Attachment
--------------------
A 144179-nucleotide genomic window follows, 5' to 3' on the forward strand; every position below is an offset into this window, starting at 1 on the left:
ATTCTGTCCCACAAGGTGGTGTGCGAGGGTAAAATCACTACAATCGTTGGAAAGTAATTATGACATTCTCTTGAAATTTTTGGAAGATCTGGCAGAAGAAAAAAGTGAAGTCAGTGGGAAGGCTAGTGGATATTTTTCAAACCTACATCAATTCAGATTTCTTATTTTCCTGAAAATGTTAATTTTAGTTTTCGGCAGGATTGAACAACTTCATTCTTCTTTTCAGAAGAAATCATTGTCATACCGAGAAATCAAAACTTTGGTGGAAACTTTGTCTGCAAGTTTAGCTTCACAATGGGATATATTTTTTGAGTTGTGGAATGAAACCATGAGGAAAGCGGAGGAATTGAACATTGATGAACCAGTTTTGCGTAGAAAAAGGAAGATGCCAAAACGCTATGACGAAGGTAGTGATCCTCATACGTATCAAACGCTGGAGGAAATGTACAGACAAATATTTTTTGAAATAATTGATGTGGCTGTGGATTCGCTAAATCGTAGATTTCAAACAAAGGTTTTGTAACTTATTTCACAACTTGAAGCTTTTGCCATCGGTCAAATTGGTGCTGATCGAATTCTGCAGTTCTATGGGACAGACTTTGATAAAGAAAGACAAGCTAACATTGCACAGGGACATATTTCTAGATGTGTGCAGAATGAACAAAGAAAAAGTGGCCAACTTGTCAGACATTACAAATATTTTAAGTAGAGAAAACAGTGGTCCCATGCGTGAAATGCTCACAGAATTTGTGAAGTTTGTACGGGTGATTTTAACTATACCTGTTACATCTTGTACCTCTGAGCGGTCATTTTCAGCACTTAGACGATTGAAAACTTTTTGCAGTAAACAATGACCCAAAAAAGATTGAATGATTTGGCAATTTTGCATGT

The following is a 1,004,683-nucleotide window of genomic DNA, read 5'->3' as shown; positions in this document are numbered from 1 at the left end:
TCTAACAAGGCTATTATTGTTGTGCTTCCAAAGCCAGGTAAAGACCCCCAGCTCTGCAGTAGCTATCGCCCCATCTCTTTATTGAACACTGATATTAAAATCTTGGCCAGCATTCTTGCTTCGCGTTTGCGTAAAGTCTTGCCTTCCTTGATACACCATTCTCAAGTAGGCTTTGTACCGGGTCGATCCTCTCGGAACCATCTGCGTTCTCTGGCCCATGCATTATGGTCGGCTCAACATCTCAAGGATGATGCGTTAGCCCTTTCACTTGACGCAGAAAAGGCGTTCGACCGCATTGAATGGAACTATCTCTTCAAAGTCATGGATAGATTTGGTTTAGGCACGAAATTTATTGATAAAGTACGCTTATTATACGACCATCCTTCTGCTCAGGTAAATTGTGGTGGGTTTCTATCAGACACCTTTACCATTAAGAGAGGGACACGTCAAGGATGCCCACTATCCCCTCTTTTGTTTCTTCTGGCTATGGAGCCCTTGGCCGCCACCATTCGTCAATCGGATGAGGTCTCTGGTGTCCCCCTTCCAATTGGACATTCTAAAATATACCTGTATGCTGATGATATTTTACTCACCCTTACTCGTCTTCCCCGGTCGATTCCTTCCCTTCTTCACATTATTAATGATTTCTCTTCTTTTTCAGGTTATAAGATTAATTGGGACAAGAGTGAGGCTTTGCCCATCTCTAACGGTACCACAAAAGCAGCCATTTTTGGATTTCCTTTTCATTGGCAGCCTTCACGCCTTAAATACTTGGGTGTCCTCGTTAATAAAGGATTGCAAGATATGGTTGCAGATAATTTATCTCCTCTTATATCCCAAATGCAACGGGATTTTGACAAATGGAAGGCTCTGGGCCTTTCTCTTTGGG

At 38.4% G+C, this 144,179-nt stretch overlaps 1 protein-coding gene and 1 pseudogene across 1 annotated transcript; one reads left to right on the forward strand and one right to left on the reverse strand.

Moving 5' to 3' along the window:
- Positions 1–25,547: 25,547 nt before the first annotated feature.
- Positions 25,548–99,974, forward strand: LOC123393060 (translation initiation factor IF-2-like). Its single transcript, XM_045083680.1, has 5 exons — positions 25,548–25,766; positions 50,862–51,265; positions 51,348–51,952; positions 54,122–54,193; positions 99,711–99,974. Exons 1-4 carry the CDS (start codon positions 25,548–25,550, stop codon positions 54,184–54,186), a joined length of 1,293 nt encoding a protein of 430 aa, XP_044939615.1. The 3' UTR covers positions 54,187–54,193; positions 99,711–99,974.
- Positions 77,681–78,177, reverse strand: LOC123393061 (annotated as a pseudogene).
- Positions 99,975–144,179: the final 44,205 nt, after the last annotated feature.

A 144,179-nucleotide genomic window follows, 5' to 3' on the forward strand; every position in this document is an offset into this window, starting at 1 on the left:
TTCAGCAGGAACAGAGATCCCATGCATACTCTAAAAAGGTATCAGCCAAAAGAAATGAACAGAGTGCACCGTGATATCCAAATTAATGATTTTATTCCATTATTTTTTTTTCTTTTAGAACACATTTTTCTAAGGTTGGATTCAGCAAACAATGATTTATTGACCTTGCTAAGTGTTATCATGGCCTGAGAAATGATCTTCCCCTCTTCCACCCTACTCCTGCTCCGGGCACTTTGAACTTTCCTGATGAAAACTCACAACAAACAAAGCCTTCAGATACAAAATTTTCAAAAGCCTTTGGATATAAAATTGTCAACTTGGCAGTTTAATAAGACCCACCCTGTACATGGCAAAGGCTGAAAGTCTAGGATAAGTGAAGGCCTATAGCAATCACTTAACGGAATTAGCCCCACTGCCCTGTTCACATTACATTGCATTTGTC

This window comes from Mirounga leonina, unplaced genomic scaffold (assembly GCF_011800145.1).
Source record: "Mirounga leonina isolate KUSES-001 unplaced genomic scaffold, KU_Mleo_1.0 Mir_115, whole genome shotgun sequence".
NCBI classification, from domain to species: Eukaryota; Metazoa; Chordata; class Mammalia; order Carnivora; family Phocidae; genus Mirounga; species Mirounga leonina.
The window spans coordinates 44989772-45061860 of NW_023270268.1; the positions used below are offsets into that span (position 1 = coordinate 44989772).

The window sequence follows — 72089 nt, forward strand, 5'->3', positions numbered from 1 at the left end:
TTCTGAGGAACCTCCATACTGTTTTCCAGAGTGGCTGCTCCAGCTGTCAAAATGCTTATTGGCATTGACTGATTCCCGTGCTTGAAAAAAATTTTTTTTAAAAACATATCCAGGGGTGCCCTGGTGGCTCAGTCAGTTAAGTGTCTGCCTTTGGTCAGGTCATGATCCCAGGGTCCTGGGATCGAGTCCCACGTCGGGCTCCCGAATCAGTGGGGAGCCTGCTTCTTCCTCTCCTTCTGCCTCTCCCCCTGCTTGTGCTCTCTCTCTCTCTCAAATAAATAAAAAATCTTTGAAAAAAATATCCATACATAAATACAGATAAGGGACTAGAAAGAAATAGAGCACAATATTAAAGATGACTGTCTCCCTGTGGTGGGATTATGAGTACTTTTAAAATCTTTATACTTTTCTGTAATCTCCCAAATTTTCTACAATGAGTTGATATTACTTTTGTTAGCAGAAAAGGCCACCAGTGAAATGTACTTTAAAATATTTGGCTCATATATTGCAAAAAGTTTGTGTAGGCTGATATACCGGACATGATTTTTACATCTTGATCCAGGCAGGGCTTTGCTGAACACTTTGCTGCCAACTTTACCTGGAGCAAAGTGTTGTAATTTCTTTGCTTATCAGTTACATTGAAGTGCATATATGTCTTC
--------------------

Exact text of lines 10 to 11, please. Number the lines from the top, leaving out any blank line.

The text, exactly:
- Positions 99,975–144,179: the final 44,205 nt, after the last annotated feature.

A 144,179-nucleotide genomic window follows, 5' to 3' on the forward strand; every position in this document is an offset into this window, starting at 1 on the left: